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Old 03-13-2010, 12:08 AM   #31
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nails vs screws


staples have been forbiden by code on wall and roof sheathing in FL since Andrew visited. Rightfully so...

Herr Holzman metioned screws in 5/8 - 3/4 ply roof sheathing for
better high wind resistance... I predict this will be code in FL after the next big blow.

GarageDoorCenteQuote:
Originally Posted by Wildie
I have found that when driving nails that there is tendency for the hammer blows to move the material away from where you want it!
If you plan to use both screws and nails, I would suggest that the joint would be screwed first, then nailed secondly!
The screws would hold things in position, while being nailed.

The solution to this is, get a nailgun, or learn how to swing a hammer



Good inspectors watch for proper depth on nails ...if gun is set to high nails will bite to deep. Set to low .. you get wiggle room.

A good mechanic with good eye site, a hammer/nail , the right rythem, should not have a problem with framing member material separations and proper nail placement.


Last edited by Big Bob; 03-13-2010 at 12:11 AM.
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Old 03-15-2010, 10:43 AM   #32
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nails vs screws



Yes, staples have been banned. We've built probably 500+ houses with staples though, in high wind areas of the Puget Sound, but have not had any problems with the sheeting coming off. High wind in these areas is 60-80mph, so it's nothign really compared to tornado/hurricane areas. You can use more staples, for cheaper, and closer together on a rood, so it kind of works out, like I've said though, that's up here, and a few in Missouri. I have yet to see any one of my projects just pull apart. And I've never used 3/4 on the roof, but I could see how it would help. Soon they'll be asking for floor sheeting to be put on the roof, glued to the trusses and screwed off. Kind of like how every piece of hardware that you need in a house right now is patented by Simpson.... hmmmm... if someone is making good enough money on it, it'll become the standard one way or another. I've never experienced problems with my earlier in the 90's houses, just earthquake straps and hurricane clips, no hold downs, strong walls, etc. I've even seen a few houses stay standing when the hill that they were built on washed out, and took part of the foundation with it, but today, if that were to happen, the house won't do that, with so many things put in between. New changes that are over kill, bearing plates? Not too many times I've seen one of those put to use,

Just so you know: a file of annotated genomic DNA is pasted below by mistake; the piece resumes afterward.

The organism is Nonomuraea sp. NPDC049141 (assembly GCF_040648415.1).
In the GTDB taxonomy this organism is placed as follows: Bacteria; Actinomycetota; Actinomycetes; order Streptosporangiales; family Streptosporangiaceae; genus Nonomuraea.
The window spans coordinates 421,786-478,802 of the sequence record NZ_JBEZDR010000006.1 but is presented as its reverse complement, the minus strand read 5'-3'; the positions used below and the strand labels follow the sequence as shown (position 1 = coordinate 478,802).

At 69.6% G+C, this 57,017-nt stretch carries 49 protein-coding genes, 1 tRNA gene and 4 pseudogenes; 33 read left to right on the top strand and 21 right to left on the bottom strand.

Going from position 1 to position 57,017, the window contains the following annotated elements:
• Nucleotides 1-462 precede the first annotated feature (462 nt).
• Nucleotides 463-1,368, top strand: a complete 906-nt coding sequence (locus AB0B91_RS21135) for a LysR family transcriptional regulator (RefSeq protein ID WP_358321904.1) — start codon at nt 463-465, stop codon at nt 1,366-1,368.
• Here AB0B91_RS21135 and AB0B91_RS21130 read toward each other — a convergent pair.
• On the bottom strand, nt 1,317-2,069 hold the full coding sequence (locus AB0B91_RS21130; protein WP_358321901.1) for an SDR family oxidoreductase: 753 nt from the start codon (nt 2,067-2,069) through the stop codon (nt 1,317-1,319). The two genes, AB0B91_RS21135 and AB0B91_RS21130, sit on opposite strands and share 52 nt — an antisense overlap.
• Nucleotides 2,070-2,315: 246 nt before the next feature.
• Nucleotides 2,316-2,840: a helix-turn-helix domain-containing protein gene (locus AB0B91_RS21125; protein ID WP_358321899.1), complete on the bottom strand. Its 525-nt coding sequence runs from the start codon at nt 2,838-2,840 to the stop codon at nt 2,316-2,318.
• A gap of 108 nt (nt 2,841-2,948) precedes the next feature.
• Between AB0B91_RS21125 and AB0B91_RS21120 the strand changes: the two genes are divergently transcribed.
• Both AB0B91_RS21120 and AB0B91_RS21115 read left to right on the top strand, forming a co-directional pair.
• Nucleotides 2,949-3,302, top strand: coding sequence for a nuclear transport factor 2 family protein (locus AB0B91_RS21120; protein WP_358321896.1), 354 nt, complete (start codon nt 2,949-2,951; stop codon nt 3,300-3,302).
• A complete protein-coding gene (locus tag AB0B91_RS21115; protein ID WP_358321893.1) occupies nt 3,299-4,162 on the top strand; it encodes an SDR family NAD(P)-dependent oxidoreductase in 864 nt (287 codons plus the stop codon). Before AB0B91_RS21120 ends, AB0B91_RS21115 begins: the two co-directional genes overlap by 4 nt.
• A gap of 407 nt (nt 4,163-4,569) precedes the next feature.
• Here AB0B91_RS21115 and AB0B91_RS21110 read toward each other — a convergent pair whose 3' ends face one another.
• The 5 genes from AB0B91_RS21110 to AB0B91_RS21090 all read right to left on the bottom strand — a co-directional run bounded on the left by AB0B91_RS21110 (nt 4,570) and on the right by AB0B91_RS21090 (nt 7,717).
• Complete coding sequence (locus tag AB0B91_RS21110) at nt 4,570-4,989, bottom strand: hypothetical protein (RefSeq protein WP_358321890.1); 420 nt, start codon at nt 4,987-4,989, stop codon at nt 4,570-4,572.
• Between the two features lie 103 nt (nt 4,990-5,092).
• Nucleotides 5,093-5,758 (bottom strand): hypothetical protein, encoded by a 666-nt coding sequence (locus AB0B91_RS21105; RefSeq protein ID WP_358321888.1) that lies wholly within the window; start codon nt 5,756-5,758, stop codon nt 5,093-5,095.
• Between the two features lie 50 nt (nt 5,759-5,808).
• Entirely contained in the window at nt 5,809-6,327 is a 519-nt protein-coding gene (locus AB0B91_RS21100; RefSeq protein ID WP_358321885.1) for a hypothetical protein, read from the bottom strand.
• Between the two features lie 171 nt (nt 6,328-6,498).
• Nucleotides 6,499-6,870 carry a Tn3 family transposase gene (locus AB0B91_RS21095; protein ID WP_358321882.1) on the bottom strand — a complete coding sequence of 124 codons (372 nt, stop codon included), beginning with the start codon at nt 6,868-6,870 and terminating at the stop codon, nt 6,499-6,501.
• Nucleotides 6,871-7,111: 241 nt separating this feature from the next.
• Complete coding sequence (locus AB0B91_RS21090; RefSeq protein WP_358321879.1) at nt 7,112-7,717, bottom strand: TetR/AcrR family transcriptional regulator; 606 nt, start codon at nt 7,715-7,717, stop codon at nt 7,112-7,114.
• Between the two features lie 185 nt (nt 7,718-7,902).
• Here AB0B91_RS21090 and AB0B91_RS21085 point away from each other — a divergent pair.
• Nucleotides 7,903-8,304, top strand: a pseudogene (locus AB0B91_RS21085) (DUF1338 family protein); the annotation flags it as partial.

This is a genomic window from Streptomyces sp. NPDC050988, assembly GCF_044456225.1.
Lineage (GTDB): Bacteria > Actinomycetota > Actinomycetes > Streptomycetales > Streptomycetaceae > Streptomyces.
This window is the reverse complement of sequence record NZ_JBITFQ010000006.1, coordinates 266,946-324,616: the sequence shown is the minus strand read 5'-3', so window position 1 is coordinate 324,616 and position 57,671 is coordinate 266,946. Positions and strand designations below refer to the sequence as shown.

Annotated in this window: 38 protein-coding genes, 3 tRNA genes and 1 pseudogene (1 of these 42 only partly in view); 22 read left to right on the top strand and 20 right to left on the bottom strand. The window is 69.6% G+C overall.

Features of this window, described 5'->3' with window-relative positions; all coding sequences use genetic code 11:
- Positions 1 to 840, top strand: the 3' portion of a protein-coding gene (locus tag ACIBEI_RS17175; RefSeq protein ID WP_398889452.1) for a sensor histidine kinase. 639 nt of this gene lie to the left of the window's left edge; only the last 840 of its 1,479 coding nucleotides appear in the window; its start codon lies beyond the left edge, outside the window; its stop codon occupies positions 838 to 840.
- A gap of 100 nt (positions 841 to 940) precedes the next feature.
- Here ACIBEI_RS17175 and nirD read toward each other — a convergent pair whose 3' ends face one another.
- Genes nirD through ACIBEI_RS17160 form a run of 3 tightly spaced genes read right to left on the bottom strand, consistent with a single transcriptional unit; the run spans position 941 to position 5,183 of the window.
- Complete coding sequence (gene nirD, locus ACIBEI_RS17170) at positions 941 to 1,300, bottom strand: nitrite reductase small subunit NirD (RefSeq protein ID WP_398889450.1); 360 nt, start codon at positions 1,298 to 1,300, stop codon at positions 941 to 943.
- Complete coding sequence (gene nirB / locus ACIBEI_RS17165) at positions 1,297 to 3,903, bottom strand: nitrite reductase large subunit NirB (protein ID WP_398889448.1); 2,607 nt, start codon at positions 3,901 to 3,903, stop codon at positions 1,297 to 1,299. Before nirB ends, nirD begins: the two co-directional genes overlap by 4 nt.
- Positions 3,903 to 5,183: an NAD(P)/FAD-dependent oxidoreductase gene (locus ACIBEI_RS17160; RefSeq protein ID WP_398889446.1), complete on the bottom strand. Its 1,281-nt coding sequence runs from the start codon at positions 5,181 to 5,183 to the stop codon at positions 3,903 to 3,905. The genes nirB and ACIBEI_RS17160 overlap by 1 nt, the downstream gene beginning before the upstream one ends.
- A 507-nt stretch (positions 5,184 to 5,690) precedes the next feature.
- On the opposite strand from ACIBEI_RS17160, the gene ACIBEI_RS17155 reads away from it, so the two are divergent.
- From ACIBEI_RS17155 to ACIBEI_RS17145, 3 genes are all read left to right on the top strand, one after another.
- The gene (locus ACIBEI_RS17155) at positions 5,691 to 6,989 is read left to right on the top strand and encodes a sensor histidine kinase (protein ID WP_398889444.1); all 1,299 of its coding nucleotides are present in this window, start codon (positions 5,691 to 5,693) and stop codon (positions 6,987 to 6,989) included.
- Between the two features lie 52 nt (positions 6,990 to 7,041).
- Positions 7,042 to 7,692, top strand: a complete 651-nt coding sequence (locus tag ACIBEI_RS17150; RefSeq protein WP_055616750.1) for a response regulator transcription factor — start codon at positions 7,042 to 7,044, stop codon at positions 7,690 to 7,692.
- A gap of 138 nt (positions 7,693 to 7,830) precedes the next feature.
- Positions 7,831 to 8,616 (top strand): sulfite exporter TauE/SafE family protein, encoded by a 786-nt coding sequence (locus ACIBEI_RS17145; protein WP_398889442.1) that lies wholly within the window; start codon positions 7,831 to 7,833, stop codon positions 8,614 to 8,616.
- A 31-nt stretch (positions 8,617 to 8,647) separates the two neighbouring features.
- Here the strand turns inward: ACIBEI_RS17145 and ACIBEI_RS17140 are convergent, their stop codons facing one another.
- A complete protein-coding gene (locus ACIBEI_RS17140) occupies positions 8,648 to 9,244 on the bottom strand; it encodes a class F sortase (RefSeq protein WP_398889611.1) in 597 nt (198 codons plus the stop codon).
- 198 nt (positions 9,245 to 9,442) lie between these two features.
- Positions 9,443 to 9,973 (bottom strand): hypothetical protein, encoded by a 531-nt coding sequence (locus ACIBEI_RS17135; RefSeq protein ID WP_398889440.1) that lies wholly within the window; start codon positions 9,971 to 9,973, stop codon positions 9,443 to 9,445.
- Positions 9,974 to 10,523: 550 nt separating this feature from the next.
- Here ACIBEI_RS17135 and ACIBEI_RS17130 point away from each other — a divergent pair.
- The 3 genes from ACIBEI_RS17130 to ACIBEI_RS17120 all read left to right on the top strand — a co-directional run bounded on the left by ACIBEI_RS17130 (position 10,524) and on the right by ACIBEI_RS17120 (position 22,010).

the hold down

the hold down replaced the old method of an earthquake strap


so many of these new pieces of hardware are a little bit overkill. Doing all this has made most people paranoid that things like nails and staples aren't enough. Keep in mind though, that while screws may be more effective at their jobs than nails, the wood can only hold so much too. So unless you replace sheeting with 1/2" steel plates, the screws are going to tear right through, if enough pressure is put on the sheeting that you use, most times nails tear through also. So the next step to prevent pullout isn't to use new fasteners, it's to use new sheeting, the solution to this is 3/4" sheeting, but once again, overkill. With 100's of houses framed from 93 to 04, when the newer codes were implemented where we lived, staples out-held any weather applied to the roof, and the nails used for shearing kept the sheeting on the side of the house. Also, nailed in hurricane clips kept the roof on the house, and earthquake straps kept the house on the foundation. I do not live in a tornado/hurricane area, but we do get some pretty high winds here, and when I lived in Missouri, where we were in an area with numerous tornadoes, the houses still held, unless they were hit pretty directly.


Last edited by GarageDoorCente; 03-15-2010 at 10:58 AM.
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